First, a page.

HOLLAND -- Holland Municipal Stadium, home of Hope College football since it opened in 1979 and recently purchased from the City of Holland, will have a new name when the Flying Dutchmen open their 2013 season.
College officials have announced the stadium will be named in honor of longtime former coach Ray Smith and his wife Sue.
“Ray Smith has left a winning-with-integrity legacy in intercollegiate sport at Hope, in the MIAA, and nationally at the Division III level of the NCAA,” said Hope College President Dr. James E. Bultman. “As a coach and athletic director he inspired an exemplary athletics program and he did it the right way – with humility, fair play and wholesome balance within the spiritual, academic and social aspects of college life. He transformed intercollegiate sport at Hope while continuing the finest traditions of the college in athletics.”
Smith coached Hope football for a quarter of a century (1970-94). He is the winningest football coach in the history of the Michigan Intercollegiate Athletic Association (MIAA) and his 25-year tenure remains the longest of any football coach in America's oldest college athletic conference.
“It is most appropriate that the stadium be named in honor of Ray and his wife Sue. No coach achieves success to this degree without an understanding and supportive spouse. Sue Smith has been this for Ray throughout his long illustrious career in sport,” added Bultman. “Together they have made a difference at Hope and in the Holland community.”
Smith was a football All-American at UCLA, playing at both fullback and defensive back. He was captain and most valuable player of the Bruins his senior year.
“While at UCLA he was once asked by legendary coach John Wooden to be a member of
the basketball team,” said Bultman. “When Ray responded that he wasn’t as talented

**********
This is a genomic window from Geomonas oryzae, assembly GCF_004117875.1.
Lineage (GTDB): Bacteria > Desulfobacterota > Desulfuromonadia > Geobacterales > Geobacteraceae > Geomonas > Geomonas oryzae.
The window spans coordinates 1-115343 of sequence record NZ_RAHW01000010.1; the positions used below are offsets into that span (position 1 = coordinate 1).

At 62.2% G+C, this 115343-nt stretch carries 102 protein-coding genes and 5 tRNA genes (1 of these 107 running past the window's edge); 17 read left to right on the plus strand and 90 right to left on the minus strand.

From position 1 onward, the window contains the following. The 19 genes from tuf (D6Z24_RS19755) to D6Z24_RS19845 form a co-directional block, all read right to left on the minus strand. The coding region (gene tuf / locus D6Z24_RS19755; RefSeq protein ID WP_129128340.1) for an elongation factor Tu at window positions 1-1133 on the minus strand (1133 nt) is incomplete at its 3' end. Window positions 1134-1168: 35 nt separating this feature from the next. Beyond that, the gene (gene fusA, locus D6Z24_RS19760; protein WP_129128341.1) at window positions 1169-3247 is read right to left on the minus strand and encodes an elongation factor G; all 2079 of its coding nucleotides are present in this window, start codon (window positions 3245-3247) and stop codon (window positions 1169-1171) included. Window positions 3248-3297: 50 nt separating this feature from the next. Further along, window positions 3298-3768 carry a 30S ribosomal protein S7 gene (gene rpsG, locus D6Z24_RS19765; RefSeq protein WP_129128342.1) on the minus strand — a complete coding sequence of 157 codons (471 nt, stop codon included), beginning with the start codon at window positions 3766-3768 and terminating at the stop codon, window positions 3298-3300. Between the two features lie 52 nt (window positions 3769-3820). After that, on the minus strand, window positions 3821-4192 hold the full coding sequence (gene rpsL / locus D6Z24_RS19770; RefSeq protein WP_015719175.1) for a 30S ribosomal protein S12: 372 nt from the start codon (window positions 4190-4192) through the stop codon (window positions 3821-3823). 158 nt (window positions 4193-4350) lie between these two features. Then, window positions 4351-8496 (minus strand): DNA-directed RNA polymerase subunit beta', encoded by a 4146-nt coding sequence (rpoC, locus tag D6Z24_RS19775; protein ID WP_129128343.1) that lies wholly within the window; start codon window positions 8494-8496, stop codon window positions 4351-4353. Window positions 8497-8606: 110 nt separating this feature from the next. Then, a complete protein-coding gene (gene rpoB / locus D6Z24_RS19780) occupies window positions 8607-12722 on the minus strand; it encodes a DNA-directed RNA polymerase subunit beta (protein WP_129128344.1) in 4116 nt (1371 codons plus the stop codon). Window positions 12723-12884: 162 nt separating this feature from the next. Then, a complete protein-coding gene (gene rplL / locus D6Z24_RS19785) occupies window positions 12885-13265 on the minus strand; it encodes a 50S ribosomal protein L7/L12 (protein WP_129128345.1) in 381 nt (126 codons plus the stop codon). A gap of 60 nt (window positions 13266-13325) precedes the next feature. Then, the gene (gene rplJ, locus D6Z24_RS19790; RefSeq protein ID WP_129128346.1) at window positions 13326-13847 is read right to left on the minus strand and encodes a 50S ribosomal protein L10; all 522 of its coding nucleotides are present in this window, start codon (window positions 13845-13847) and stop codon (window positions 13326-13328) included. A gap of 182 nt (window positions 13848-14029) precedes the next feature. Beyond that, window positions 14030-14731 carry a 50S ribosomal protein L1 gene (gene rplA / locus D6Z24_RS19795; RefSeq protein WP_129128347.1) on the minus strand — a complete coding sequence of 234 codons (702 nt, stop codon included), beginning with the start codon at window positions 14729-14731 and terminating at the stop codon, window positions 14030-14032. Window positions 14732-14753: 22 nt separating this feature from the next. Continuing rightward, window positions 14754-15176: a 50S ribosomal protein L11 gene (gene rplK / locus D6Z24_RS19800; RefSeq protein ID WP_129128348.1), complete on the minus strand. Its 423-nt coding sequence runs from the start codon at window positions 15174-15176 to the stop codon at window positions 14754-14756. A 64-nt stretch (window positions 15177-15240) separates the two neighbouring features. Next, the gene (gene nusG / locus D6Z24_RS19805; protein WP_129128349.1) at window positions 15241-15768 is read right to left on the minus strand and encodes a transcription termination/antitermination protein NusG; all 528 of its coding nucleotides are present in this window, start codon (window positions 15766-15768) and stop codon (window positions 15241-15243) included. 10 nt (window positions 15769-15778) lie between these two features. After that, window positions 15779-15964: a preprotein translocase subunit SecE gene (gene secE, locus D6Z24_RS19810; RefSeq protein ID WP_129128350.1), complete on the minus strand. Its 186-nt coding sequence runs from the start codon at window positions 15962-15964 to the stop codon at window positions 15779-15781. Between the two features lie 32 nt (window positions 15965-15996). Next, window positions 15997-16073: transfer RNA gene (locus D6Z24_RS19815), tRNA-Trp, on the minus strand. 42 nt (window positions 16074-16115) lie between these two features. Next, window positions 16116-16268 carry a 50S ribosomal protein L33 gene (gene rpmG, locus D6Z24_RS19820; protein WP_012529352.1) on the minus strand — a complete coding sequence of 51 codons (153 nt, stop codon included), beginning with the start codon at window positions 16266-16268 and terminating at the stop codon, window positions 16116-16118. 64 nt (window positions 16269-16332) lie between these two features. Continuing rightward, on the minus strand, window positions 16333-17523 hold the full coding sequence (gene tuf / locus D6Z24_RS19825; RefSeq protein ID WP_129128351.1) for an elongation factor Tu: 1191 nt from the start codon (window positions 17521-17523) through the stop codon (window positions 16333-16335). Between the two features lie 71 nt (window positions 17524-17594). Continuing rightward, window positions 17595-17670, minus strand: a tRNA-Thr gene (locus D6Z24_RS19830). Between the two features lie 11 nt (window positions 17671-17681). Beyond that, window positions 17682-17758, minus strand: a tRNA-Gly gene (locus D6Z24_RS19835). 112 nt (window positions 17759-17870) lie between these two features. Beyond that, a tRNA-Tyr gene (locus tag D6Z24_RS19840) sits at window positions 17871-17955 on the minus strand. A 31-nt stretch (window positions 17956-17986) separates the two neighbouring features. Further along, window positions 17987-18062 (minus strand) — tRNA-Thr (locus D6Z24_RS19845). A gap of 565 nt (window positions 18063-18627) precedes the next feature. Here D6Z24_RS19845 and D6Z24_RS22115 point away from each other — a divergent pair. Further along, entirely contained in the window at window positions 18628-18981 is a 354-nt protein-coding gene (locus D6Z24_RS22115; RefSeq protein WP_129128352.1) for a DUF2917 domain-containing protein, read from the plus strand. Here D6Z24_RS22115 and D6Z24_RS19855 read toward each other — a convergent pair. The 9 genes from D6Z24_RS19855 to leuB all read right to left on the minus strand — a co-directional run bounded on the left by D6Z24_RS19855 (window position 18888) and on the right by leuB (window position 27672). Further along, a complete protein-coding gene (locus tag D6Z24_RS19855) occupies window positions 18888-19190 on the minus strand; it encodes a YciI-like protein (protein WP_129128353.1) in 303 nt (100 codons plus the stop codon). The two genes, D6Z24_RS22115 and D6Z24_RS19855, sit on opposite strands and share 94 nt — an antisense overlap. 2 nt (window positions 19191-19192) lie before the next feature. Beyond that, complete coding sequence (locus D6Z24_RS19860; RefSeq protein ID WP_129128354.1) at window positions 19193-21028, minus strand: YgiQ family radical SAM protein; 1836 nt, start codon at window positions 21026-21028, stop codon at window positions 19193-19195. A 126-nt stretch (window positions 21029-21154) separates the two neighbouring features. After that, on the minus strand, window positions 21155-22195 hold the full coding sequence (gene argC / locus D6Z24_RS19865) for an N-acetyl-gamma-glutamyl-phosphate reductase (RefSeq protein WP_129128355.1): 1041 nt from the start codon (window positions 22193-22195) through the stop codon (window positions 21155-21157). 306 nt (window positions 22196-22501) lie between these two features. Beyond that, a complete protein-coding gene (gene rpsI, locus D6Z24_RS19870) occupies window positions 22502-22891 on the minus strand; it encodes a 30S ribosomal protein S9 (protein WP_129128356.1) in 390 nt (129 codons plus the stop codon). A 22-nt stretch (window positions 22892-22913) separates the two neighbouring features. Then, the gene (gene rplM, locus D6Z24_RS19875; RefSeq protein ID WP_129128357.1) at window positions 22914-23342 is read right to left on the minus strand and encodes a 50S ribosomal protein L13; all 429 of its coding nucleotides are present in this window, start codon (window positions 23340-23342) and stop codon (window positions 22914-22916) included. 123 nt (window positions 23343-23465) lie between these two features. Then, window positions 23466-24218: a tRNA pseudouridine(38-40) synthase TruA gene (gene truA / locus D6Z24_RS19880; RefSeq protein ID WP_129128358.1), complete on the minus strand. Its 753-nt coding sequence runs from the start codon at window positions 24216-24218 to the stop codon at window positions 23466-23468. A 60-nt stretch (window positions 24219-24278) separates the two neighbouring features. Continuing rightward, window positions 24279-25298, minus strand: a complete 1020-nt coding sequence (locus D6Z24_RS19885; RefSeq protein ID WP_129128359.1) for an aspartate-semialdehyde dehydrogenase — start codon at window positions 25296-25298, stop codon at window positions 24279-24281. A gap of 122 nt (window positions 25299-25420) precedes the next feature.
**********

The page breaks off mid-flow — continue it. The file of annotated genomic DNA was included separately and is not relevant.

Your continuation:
as the othermembers of the basketball team, coach Wooden responded by saying, ‘I want
you on the team because of your leadership and character.’ Though Ray declined the
opportunity, his friendship with Wooden and his wife Nell continued thru their
When informed of the Board of Trustees decision, current head football coach Dean Kreps, who was Smith’s assistant for nine years, said, “this recognition is well deserved and I’m happy for both Ray and Sue. Ray’s achievements in football and his commitment to the development of the whole person through intercollegiate sport at Hope are legendary.”
A member of the Hope faculty until 2009, Smith mentored hundreds of Hope students through his work both in the classroom and on the athletic field. His football teams earned an overall record of 148-69-9, including nine MIAA championships. In 1984 he was named the NCAA Division III Co-Coach of the Year. At the time of his retirement as football coach in 1994 he was the eighth-winningest coach in NCAA Division III history. During his tenure he also served as golf coach, wrestling coach and assistant baseball coach. He was the director of athletics from 1980-2009. During that time, Hope won 24 MIAA All-Sports awards.
In 1999 he received the “Lifetime Achievement Award” at the West Michigan Sports Awards banquet, and in 2006 his hometown of Riverside, Calif., inducted him into its Sports Hall of Fame. Honors from Hope have included the 2002 “Vanderbush-Weller Development Fund” award in recognition of his personal integrity and the modeling of the Christian faith in his work with students, and having the weight room in the DeVos Fieldhouse named for him and his wife Sue in 2005.
Ray and Sue have been married for 51 years. Their family consists of a son, Randy, and his wife, Chris, and their children, Brianna and Chandler; a son, Jeff; and a daughter, Jennifer, and her husband, Brian, and their children, Hezekiah, Rebecca and Abigail.
“Please know both Sue and I feel honored and humbled to have this magnificent football stadium named for us. Without a doubt, this athletic field is already one of the best in Division III and is a tribute to all the student-athletes and coaches who have represented Hope on the gridiron,” said Ray Smith. “Therefore, it is with utmost gratitude for all those who have gone before and who will continue in the years ahead that we receive this recognition.”
A formal recognition is tentatively planned for Saturday, Sept. 14, 2013 in conjunction with the traditional Community Day home football opening game.